I am confused on the topic of electronegative nucleophiles, and polar aprotic solvents.

From my understanding, the more electronegative a nucleophile is, the weaker of a nucleophile it will be, because atoms will be less likely to share its electron density.

However, in a polar aprotic solvent, because H-bonding cannot occur, it seems as if the trend of nucleophilicity is such that $\ce{F- > Cl- > Br- > I-}$.

Can someone please clarify how this is possible? I would have expected $\ce{F-}$ to be the LEAST nucleophilic nucleophile in a polar aprotic solvent, because it is the most electronegative atom. Therefore according to the first point I learned, I thought it should be the weakest nucleophile.

All this is what I've learned through reading Kaplan's Organic Chemistry Review.


1 Answer 1


When talking about elements of a group, the size of the atom is more effective than the electronegativity factor. As $\ce{F-}$ size is too short so its electron density will be much higher than other hallogens.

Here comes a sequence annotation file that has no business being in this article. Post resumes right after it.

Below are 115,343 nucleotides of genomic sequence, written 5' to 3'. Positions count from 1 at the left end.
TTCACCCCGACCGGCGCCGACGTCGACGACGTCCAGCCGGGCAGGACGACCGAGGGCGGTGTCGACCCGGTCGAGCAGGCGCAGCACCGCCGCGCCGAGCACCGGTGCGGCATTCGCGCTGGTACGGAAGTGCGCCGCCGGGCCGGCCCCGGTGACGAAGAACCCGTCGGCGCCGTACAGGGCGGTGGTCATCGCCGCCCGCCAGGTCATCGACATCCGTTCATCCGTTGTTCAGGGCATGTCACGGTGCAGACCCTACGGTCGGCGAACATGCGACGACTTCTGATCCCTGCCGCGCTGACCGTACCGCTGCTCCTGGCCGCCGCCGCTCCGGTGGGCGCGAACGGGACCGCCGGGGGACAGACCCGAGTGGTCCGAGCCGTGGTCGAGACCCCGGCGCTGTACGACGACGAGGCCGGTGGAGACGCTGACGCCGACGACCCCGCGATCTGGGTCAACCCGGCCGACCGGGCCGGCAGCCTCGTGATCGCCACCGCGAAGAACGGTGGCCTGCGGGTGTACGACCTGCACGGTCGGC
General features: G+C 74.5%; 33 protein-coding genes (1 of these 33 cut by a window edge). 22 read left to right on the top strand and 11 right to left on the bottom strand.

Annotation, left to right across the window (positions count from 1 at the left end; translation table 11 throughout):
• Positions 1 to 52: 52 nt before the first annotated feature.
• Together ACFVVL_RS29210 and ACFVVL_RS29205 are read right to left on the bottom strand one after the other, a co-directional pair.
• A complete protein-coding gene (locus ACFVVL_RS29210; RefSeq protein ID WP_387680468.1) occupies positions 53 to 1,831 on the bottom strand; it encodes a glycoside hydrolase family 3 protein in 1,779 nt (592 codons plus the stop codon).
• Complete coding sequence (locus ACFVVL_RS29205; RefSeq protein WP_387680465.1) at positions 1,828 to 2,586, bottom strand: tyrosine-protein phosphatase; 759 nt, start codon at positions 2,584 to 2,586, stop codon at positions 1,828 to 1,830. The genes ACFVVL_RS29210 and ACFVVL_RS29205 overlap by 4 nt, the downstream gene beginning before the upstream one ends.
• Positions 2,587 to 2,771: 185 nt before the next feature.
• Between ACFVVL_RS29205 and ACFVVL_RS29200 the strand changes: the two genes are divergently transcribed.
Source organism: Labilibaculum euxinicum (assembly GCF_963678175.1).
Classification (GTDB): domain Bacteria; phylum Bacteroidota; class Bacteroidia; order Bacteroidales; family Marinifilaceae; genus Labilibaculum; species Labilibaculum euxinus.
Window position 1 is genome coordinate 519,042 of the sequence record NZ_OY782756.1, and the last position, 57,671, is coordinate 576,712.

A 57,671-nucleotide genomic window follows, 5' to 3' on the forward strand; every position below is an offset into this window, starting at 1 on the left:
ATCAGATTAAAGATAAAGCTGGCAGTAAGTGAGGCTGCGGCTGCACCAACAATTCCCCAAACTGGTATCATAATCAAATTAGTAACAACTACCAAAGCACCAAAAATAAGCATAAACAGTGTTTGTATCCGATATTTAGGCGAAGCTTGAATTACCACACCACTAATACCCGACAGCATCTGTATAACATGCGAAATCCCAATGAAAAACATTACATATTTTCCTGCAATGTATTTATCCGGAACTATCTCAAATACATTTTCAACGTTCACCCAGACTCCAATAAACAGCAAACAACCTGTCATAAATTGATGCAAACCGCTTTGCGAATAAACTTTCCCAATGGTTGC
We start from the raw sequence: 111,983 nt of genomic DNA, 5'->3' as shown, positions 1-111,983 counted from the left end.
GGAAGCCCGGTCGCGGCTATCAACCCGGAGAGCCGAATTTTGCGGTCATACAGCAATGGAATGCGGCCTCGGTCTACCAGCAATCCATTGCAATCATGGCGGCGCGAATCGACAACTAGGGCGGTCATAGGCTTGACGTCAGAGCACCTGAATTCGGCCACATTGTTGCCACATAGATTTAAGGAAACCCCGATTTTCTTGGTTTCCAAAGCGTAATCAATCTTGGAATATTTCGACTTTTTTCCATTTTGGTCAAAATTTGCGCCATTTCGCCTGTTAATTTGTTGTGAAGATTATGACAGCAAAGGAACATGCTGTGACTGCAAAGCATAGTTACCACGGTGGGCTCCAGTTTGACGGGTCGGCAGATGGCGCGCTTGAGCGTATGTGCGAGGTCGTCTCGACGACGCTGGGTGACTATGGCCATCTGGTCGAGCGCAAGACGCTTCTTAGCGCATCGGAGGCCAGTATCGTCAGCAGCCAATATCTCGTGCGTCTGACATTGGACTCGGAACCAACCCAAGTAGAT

In aprotic solvent the order of nucleophillicity: $\ce{F- > Cl- > Br- >I-}$(No hydration occurs) In protic solvant(like $\ce{H2O}$) its reversed because of hydration of ions having much electron density.

  • $\begingroup$ Welcome to Chemistry.SE! Please note that formulas can be better expressed with \$\ce{ }\$ for chemical formulas/equations, \$ \$ for math term/equations, and \$\pu{ }\$ for units. More information is available in this meta post Also, take a minute to look over the help center and tour page to better understand our guidelines and question policies if you haven't already. $\endgroup$
    – A.K.
    Jan 26, 2019 at 2:13

Not the answer you're looking for? Browse other questions tagged or ask your own question.